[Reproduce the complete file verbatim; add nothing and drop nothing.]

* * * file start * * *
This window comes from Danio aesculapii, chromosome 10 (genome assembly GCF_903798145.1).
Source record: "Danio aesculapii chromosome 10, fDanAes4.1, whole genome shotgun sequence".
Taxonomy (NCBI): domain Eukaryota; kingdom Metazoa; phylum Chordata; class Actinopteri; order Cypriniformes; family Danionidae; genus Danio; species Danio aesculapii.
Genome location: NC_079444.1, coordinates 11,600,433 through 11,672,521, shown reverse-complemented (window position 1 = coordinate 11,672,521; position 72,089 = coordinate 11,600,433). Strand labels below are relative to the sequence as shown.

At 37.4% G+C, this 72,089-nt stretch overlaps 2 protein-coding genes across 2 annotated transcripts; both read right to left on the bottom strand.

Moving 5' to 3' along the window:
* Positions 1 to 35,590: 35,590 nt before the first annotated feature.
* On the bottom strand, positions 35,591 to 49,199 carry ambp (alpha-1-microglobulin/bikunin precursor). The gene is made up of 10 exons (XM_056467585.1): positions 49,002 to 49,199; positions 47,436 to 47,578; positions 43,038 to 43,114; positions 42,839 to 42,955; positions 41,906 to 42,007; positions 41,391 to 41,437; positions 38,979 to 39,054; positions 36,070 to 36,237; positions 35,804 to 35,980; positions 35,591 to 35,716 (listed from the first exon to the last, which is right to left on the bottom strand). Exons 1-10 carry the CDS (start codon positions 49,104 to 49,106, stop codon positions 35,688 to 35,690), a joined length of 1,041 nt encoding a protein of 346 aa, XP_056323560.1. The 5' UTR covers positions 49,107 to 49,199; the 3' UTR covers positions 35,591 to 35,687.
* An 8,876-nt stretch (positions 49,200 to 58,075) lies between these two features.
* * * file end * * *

This window comes from Danio aesculapii, chromosome 10 (genome assembly GCF_903798145.1).
Source record: "Danio aesculapii chromosome 10, fDanAes4.1, whole genome shotgun sequence".
Taxonomy (NCBI): domain Eukaryota; kingdom Metazoa; phylum Chordata; class Actinopteri; order Cypriniformes; family Danionidae; genus Danio; species Danio aesculapii.
Genome location: NC_079444.1, coordinates 11,600,433 through 11,672,521, shown reverse-complemented (window position 1 = coordinate 11,672,521; position 72,089 = coordinate 11,600,433). Strand labels below are relative to the sequence as shown.

At 37.4% G+C, this 72,089-nt stretch overlaps 2 protein-coding genes across 2 annotated transcripts; both read right to left on the bottom strand.

Moving 5' to 3' along the window:
* Positions 1 to 35,590: 35,590 nt before the first annotated feature.
* On the bottom strand, positions 35,591 to 49,199 carry ambp (alpha-1-microglobulin/bikunin precursor). The gene is made up of 10 exons (XM_056467585.1): positions 49,002 to 49,199; positions 47,436 to 47,578; positions 43,038 to 43,114; positions 42,839 to 42,955; positions 41,906 to 42,007; positions 41,391 to 41,437; positions 38,979 to 39,054; positions 36,070 to 36,237; positions 35,804 to 35,980; positions 35,591 to 35,716 (listed from the first exon to the last, which is right to left on the bottom strand). Exons 1-10 carry the CDS (start codon positions 49,104 to 49,106, stop codon positions 35,688 to 35,690), a joined length of 1,041 nt encoding a protein of 346 aa, XP_056323560.1. The 5' UTR covers positions 49,107 to 49,199; the 3' UTR covers positions 35,591 to 35,687.
* An 8,876-nt stretch (positions 49,200 to 58,075) lies between these two features.